We spend vast sums of money, in the corporate world, on training and developing our leaders—in the United States alone, a jaw-dropping $14 billion every year. The usual leadership course goes something like this: There’s a video, either of people talking about leaders, or else of a real leader in the real world. It’s intriguing, provocative, and moving. We learn about the impact leaders have had on the various interview subjects, or we feel it ourselves as we see the real leader on-screen. While watching, we feel inspired, curious, energized—that we are going to learn about something important, and that we have just, in a small way, felt that important thing for ourselves.
Then a facilitator steps to the front of the room and explains the model. The model takes whatever we’ve just seen and experienced and makes it boring. The model is usually a two-by-two grid of little boxes, and in each of the boxes is written some sort of abstract word: empathy, authenticity, vision, and so forth. And then the facilitator explains that for the next several hours of our lives, we will take each little box in turn, and learn about the abstract thing written in it, and how each of us can have more of that thing. Sometimes the course has been preceded by an assessment that we’ve all taken, and partway through the course we get to see our results, and how we compare with the things in the boxes. Sometimes we get to give one another feedback in real time at our tables on how we’re doing at the things in the boxes. Sometimes we build action plans and write down in our notebooks well-meaning commitments about how we’ll do more of the things in boxes, knowing as we do so that the moment the course finishes, these commitments will join “floss more often” in the Big Lifetime Pile Of Things Not Done.
We’re told, as we do all these things, that at the end of this process, we will all be more like the leader we saw at the beginning. But our experience, as we go along, is one of increasing frustration. None of the things in the boxes helps us locate the feeling we had, in the opening video, about a particular leader. Indeed, the things in the boxes seem to have nothing on earth to do with the actual leader we’ve seen, or any actual leaders we’ve seen. We encounter leaders, in life, emotionally. In our leadership training, the first thing we do—in our attempt to understand leadership—is to wring the emotional life out of the thing.
Because what never, ever happens in any of these courses is our starting with the question: who are you? Not, who are you in comparison with some model involving abstract words in little boxes, but who are you as a living, breathing, growing, worrying, joyous, uncertain, loving, striving, messy, and yes, spiky human being? We never ask why, given your particular jumble of characteristics, anyone would follow you. We never ask how—given that one-of-a-kind mixture of states and traits that makes you who you are—you would use those things to create an experience for the people around you, and use what you have to help them feel better about the world you’re all walking through together, and, while we’re at it, how we might give you some measure of that so you can adjust your course as you go.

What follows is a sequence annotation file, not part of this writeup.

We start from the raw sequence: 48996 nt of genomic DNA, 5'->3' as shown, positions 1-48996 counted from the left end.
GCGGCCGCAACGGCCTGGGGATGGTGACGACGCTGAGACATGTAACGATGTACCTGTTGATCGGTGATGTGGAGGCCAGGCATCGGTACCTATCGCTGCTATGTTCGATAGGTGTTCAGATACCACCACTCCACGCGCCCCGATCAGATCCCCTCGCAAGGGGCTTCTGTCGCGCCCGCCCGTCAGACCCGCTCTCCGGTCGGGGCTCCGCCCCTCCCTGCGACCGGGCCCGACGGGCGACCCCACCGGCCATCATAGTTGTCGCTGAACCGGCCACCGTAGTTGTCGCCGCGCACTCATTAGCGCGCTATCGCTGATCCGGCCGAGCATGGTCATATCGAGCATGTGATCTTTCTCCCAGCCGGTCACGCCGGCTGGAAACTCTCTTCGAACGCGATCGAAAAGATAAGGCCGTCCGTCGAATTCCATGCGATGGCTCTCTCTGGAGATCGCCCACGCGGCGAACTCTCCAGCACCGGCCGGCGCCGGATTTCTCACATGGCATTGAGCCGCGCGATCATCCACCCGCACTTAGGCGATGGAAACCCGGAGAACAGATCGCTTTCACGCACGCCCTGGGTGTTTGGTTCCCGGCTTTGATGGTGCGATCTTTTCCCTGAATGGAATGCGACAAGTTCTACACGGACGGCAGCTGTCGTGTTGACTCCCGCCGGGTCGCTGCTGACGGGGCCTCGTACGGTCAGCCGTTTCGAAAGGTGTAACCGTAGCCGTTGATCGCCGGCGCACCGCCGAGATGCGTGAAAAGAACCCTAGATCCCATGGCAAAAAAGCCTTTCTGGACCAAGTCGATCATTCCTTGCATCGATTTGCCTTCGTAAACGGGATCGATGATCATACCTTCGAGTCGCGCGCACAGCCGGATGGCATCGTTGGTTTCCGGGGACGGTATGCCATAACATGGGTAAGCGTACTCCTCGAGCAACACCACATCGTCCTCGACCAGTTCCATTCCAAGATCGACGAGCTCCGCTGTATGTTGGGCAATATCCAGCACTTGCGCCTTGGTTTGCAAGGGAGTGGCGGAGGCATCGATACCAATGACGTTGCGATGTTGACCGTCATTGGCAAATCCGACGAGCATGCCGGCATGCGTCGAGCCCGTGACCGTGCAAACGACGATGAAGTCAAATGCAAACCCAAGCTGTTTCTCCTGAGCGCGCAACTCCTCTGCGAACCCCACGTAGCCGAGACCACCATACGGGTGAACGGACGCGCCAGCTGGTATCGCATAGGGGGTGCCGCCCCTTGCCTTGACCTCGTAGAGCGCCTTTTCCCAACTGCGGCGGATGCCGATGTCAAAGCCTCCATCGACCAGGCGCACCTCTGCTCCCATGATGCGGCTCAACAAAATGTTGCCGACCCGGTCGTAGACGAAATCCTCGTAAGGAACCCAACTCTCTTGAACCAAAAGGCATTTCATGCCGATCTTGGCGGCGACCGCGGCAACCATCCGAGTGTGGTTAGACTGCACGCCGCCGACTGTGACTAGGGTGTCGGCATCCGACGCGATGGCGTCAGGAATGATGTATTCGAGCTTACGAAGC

So we need to stop with the models. Stop with the 360-degree assessments. Stop with the minute and meaningless parsing of how to move your “effective communications” score from a 3.8 to a 3.9, while also figuring out why your peers gave you a 4.1 on “strategy” yet your boss gave you a 3.0. Stop with the endless lists of abstractions. Stop debating whether it’s authenticity or tribal leadership or situational leadership or level-five leadership or whatever the latest leadership-nirvana thing is. Stop with the one-size-fits-all.
Instead, let’s get humble—the experience of the people on our teams and in our organizations is a true thing, and we don’t simply get to choose what it is.
Let’s get curious about that experience and how our actions shape it.
And let’s follow our own reactions to real people in the real world. When we feel uplifted by what someone does or says, we need to stop and ask why. When we feel a fresh rush of energy after talking with someone, we need to stop and ask why. When we feel, in response to another human being, that mysterious attraction tugging on us—like a fish on a line, or like a needle twitching in a compass, an attraction that says... here, something is happening, something true and visceral and substantial, something that will change, however slightly, the arc of our future—we need to stop and ask why.
We need to get to know real leaders in the real world, and we need to come to know them as followers ourselves. Then we can start learning.